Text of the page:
FREE next day delivery* on stocked items in mainland UK. Support UK Business Dismiss

Two of true heroes brought together and buried side by side after 72 years

I loved this story; there is something of the schoolboy, something of the epic, and a completeness about it.

This story is about the explorer Frank Wild finally having his ashes laid to rest. He accompanied the Anglo-Irish explorer Ernest Shackleton on four adventures to Antarctica as his second in commend – Shackleton described him as his “other self”. Last week after 72 years the ashes of Wild were finally interred next to Shackleton as had been his last wish after he passed away in 1939.

The story and final journey had wonderful undertones of the two men’s great journeys early last centaury. The Yorkshireman, Frank Wild, had served as Shackleton number two on their famous attempted first land crossing of Antarctica whilst aboard the ship Endurance and later taking control of the expedition on which Shackleton died.

After the Wild’s death aged 66, in South Africa in August 1939, he was cremated in order that he could have his final wish – to be buried alongside his comrade on the island of South Georgia in the South Atlantic. Then within a fortnight of his cremation the Second World War erupted and it looked like Wild’s last wish was to remain unfulfilled.

All this changed after 2002 when the author Angie Butler researching her new book ‘The Quest for Frank Wild’ began to investigate where his cremated remains might be. The search lead her to the urn located in a disused vault under the chapel at Braamfontein Cemetery in Johannesburg.
The decision was made to fulfil Wild’s last wish and so the ashes were taken to Argentina, then onto South Georgia accompanied by six of his relatives, the Hon Alexandra Shackleton (the explorer’s granddaughter) and Ms Butler.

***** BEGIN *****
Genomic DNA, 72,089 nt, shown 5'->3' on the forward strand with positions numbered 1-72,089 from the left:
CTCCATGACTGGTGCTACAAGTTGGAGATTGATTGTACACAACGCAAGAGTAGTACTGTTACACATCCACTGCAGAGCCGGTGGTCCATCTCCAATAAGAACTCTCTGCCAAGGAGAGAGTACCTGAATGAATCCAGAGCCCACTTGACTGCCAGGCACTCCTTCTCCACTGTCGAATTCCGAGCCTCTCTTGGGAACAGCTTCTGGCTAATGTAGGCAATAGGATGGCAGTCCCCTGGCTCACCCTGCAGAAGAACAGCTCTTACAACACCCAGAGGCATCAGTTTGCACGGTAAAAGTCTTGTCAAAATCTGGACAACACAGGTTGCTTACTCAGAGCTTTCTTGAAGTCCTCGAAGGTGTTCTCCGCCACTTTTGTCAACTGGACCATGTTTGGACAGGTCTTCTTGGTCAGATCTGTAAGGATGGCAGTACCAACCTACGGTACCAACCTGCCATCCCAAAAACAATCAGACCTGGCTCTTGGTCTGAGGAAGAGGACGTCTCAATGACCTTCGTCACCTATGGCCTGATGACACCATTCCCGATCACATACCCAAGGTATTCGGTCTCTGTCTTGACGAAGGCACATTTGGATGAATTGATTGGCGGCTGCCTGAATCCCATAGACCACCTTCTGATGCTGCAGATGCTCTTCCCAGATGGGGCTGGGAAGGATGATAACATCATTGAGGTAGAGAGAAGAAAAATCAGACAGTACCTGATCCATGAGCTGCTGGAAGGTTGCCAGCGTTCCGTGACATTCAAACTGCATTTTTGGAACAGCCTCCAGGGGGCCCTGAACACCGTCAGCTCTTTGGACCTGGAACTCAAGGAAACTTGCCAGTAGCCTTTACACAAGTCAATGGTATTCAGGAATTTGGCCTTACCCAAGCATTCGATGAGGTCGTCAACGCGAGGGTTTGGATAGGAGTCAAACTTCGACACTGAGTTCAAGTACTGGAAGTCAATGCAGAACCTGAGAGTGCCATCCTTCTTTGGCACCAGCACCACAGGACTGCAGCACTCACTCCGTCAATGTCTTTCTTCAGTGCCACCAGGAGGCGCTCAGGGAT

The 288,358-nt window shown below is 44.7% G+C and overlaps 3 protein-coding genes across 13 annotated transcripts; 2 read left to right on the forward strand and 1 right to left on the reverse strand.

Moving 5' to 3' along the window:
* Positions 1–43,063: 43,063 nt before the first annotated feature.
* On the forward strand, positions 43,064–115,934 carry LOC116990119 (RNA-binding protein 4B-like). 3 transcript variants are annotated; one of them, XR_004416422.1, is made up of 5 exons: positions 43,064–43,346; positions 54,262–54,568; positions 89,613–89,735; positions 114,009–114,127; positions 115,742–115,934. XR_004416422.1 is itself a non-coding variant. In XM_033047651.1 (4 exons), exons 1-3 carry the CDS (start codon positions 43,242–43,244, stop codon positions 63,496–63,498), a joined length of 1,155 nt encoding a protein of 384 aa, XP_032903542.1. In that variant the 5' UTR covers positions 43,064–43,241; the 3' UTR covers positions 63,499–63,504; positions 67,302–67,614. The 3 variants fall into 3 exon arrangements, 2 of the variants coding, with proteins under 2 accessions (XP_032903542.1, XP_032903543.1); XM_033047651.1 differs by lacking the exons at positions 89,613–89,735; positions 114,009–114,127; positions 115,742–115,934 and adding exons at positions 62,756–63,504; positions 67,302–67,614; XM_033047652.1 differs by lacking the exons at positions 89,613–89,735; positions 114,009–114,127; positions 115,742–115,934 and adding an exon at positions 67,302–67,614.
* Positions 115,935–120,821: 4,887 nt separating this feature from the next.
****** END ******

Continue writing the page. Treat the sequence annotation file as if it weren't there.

Shackleton’s wife had requested that he was buried at Grytviken in South Georgia after suffering a fatal heart attack whilst on expedition down there.

The ceremony to inter Wild’s ashes was conducted by Reverend Richard Hines, who had travelled from the Falkland Islands. The cremation urn was carried by his family and the Poem “Sea Fever” by John Masefield (what a great poem! as I know many of look to find suitable words for such an occasion and this poem is spell binding, I shall put it in a separate post). The family made readings and a headstone was erected to mark his last resting place.

I can’t add much to this very well written article from the Telegraph, just to say that it was a wonderful thing to do for all concerned, I could waffle on about making sure you record events and letting people know you final wishes, but that would take it away the story – one respect, honour and determination.
For a more complete story follow the link to the Telegraph.

Leave a Reply

Your email address will not be published. Required fields are marked *

Scroll to top